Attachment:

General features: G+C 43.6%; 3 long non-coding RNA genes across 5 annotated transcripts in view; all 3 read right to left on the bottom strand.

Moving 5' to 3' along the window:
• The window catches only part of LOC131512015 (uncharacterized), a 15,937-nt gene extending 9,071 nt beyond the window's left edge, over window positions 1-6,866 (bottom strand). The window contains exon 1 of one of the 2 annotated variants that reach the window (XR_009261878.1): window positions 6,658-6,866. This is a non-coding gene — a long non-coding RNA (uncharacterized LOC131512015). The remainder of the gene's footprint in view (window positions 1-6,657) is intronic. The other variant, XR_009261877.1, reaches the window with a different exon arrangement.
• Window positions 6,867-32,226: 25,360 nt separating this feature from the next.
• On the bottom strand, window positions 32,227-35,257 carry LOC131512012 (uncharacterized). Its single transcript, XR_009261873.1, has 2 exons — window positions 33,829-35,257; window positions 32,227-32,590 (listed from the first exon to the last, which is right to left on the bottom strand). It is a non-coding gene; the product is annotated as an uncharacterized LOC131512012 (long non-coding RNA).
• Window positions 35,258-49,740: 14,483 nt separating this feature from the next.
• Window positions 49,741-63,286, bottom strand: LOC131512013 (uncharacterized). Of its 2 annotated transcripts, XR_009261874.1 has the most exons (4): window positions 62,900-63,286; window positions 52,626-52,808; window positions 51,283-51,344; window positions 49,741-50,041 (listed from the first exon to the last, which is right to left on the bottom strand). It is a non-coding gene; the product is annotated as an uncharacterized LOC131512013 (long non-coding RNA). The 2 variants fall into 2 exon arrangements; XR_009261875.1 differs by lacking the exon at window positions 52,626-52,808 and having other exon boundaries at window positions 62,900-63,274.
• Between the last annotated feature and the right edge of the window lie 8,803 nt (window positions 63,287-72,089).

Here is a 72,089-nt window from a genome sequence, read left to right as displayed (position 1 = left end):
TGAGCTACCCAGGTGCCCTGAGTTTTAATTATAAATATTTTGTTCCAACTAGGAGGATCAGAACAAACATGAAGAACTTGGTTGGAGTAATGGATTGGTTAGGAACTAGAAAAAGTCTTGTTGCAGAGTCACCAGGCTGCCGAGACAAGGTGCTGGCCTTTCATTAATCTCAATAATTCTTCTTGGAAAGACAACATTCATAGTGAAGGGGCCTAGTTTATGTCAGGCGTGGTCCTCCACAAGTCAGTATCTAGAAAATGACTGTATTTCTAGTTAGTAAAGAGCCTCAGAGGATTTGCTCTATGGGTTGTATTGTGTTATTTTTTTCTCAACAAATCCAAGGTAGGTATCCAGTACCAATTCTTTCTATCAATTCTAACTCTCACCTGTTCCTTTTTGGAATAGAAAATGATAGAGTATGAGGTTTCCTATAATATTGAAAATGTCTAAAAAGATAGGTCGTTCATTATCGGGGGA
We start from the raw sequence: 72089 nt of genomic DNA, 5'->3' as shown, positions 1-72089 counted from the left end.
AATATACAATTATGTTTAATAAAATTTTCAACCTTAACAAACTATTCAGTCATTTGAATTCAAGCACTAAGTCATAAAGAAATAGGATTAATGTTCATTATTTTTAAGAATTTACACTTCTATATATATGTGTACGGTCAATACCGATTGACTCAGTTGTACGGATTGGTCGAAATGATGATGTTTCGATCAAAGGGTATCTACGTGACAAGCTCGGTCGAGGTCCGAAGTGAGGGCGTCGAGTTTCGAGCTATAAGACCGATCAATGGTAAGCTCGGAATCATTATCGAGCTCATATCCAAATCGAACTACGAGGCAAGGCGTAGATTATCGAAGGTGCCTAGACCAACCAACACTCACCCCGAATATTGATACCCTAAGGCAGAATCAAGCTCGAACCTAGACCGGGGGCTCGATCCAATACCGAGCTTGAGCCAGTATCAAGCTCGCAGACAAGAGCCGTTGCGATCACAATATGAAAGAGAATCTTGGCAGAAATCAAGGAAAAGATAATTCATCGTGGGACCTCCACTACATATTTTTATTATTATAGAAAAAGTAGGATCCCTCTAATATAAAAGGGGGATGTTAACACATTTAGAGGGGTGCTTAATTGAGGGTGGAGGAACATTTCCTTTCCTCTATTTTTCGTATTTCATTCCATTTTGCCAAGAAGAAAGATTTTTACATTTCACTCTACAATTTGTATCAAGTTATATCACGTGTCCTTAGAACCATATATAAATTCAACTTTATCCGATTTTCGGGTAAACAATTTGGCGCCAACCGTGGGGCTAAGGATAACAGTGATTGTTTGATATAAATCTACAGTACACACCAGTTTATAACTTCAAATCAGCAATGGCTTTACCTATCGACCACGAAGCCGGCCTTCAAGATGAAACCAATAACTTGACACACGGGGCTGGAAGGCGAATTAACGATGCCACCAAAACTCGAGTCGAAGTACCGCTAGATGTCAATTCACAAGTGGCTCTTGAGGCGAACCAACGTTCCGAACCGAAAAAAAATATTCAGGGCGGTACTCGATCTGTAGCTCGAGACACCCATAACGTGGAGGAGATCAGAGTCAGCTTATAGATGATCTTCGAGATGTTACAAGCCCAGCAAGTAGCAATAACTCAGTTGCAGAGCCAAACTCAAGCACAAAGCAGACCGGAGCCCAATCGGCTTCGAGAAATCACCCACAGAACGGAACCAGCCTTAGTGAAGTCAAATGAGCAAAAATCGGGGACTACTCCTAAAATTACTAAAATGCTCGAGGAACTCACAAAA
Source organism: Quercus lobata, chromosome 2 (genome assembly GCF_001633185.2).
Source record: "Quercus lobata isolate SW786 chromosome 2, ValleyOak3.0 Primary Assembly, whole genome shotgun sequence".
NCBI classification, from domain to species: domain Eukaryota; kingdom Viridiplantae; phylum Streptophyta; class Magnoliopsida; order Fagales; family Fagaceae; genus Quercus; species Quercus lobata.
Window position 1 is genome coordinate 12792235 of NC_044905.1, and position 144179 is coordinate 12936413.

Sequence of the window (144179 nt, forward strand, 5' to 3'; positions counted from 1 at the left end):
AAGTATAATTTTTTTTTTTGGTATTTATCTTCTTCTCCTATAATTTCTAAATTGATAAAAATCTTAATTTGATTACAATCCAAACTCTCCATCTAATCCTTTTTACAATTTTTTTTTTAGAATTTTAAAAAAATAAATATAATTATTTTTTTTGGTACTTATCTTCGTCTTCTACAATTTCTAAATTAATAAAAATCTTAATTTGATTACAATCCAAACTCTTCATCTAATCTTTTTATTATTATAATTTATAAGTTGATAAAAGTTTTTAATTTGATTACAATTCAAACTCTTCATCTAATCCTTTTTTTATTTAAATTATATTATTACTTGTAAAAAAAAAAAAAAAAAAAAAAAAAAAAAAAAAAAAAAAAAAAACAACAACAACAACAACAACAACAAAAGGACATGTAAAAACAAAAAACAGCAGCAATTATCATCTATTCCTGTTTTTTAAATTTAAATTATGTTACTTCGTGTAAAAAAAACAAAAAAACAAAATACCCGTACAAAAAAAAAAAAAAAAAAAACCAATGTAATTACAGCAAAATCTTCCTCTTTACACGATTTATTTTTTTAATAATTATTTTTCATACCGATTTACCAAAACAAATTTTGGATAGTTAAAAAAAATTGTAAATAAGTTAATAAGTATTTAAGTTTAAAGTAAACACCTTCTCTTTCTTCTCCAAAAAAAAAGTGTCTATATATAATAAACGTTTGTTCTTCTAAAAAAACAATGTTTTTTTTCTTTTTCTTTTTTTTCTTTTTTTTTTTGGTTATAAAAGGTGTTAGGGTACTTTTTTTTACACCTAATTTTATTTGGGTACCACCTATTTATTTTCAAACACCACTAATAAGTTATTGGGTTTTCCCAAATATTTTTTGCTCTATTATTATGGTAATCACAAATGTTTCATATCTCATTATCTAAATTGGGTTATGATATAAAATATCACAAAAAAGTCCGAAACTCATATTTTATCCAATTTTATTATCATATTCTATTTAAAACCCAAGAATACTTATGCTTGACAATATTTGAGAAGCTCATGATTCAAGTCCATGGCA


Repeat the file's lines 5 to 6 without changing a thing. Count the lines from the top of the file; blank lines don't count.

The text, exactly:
• On the bottom strand, window positions 32,227-35,257 carry LOC131512012 (uncharacterized). Its single transcript, XR_009261873.1, has 2 exons — window positions 33,829-35,257; window positions 32,227-32,590 (listed from the first exon to the last, which is right to left on the bottom strand). It is a non-coding gene; the product is annotated as an uncharacterized LOC131512012 (long non-coding RNA).
• Window positions 35,258-49,740: 14,483 nt separating this feature from the next.